consists in cutting out the model of figure 1 in a whole of small volumes of control, on which are
integrated the preceding equations of heat transfer by taking into account of boundary and initial
conditions.
The comparison of the surface temperature T of the inspected material with that of the same material presumably healthy T_{s} of area I makes it possible to detect a possible characteristic anomaly of the presence of defect. A positive difference will translate the presence of a resistive defect. A negative difference will indicate a capacitive disturbance compared to the structure to be tested.
3.1 Effect of the position and thickness of the defect
3.1.1 On the temperature profile
The curves, figure 2, represent the evolution of the difference in temperature, for three
thicknesses and three positions of the defect in the structure. The thickness of defect is taken equal
to (e=1mm, 2mm and 4mm), and for each thickness the defect is placed at three different positions
(x = 2mm, 3mm and 6mm) in wall of 10 mm as total thickness. The temperature difference is
strongly related to the thickness and the position of defect. They take permanent values according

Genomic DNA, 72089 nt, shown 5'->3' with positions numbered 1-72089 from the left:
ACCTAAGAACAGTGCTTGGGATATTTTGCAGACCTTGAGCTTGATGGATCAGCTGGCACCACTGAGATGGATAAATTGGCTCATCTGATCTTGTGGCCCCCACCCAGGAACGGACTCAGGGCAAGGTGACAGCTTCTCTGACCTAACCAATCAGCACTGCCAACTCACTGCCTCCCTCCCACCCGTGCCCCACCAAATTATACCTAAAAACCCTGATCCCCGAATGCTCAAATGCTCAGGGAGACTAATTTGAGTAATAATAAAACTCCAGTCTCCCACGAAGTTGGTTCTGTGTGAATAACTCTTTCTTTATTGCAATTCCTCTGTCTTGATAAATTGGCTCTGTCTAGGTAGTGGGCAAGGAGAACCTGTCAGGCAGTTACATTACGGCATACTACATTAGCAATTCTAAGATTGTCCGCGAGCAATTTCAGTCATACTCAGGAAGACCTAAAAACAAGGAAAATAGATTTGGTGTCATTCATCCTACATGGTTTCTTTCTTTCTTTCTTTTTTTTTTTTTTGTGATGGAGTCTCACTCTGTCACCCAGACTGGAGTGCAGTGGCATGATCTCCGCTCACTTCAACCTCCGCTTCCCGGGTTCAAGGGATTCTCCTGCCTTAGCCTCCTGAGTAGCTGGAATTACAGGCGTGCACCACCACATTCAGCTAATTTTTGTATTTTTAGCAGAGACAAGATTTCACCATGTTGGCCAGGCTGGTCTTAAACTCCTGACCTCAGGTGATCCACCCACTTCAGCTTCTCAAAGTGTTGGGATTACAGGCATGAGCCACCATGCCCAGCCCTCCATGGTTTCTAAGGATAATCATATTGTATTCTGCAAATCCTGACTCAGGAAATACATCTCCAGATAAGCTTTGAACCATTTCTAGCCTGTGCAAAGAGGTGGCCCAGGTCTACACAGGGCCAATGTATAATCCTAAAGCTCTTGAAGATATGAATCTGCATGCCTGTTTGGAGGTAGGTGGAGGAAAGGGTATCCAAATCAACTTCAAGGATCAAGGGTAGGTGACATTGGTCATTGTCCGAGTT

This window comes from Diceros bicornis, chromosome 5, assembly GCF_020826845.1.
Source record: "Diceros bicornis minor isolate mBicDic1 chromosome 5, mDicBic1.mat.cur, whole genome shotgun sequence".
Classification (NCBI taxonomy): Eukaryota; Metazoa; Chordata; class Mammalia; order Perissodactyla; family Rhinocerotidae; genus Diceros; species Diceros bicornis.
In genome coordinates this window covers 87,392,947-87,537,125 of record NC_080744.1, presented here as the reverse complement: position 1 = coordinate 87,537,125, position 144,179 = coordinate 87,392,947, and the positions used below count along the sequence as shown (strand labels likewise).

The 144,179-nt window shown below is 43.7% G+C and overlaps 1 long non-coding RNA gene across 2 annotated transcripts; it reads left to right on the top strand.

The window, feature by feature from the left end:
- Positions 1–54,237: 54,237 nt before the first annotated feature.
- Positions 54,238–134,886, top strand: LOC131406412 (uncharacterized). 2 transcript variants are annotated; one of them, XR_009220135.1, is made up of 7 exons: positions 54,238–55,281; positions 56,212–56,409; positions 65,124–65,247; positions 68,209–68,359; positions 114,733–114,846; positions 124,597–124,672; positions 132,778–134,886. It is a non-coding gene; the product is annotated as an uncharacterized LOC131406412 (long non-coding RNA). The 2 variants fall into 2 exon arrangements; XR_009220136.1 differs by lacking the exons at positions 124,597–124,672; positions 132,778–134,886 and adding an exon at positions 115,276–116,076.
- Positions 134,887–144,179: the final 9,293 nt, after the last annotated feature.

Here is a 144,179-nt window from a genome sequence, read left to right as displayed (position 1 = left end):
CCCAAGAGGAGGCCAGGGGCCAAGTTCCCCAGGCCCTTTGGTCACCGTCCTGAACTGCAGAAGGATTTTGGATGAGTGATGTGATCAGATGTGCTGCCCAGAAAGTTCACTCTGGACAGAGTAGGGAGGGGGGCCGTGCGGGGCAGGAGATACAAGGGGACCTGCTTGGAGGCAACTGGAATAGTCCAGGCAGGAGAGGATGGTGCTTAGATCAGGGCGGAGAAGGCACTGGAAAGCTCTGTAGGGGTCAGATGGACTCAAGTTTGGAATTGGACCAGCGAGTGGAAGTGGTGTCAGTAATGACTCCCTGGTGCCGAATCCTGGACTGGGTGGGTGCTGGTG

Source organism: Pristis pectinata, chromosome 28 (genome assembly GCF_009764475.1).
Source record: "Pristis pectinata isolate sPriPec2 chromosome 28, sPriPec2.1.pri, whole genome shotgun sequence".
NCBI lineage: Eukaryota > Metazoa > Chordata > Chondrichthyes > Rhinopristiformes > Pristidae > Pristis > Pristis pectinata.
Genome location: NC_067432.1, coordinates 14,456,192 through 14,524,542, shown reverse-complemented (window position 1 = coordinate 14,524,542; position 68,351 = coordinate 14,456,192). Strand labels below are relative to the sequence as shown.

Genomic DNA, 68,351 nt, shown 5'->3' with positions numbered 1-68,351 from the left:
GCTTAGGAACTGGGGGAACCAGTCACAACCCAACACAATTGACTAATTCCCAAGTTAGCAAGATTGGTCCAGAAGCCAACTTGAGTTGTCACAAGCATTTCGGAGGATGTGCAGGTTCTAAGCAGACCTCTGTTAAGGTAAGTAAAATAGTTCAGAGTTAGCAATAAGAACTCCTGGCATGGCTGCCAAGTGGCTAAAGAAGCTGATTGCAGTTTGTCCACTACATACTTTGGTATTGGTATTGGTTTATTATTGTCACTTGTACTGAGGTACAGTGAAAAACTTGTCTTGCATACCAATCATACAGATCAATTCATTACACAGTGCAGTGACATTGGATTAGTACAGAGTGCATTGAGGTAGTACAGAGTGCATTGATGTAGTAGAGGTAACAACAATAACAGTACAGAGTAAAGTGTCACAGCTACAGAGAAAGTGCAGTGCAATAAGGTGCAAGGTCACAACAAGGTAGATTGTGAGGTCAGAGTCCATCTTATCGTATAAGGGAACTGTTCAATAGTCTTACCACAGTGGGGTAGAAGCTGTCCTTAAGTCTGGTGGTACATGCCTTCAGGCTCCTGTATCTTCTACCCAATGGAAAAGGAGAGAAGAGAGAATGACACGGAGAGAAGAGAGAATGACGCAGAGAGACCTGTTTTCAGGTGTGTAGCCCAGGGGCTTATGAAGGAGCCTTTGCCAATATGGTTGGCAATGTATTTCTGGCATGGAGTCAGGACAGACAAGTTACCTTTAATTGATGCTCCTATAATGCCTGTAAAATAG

the thickness of the defect. It appears clearly that for a given thickness, the
differences in temperatures evolve differently in transitory regim according to the position of the
defect. A great value would result from a great thickness of the defect. The permanent regim is
established according to the thickness of defect. The value of temperature is proportionaly to the
thickness as shown in figure 2.
Fig 2: Variation of the temperature difference according to time for various thicknesses and various position of defect. |
3.1.2 On the profile of the heat flow
We represented in figure 3 the differences of the heat flows for three thicknesses of the defect
(e=1mm, 3mm and 4mm), in the structure. For each one, the defect is placed at two different
positions (x = 2mm and 3mm).
Fig 3: Variation of the difference in flow according to time for e = 1mm, 3mm and 4mm and x_{p} = 2mm and 3mm. |
We can observe that DF increases when the thickness of the defect increases. For a given thickness it appears that DF increase when the defect itself move towards the output of structure.